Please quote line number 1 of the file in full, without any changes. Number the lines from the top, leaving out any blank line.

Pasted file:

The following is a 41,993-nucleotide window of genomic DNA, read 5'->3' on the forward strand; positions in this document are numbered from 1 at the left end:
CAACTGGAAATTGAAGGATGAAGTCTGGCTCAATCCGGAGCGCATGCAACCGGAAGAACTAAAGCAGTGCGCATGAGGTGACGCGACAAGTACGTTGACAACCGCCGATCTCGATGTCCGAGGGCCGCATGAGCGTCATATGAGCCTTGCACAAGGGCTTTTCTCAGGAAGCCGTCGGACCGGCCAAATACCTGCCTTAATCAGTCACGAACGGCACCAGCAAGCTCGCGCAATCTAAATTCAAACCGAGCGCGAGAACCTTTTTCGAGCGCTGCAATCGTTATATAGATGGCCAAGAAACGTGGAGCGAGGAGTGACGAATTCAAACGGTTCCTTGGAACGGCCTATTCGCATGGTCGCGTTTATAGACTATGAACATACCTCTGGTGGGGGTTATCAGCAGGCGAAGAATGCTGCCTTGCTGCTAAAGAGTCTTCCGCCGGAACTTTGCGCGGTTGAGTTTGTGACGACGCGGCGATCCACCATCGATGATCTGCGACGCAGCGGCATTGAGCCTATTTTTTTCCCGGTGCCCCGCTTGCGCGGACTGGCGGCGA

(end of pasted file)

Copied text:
The following is a 41,993-nucleotide window of genomic DNA, read 5'->3' on the forward strand; positions in this document are numbered from 1 at the left end: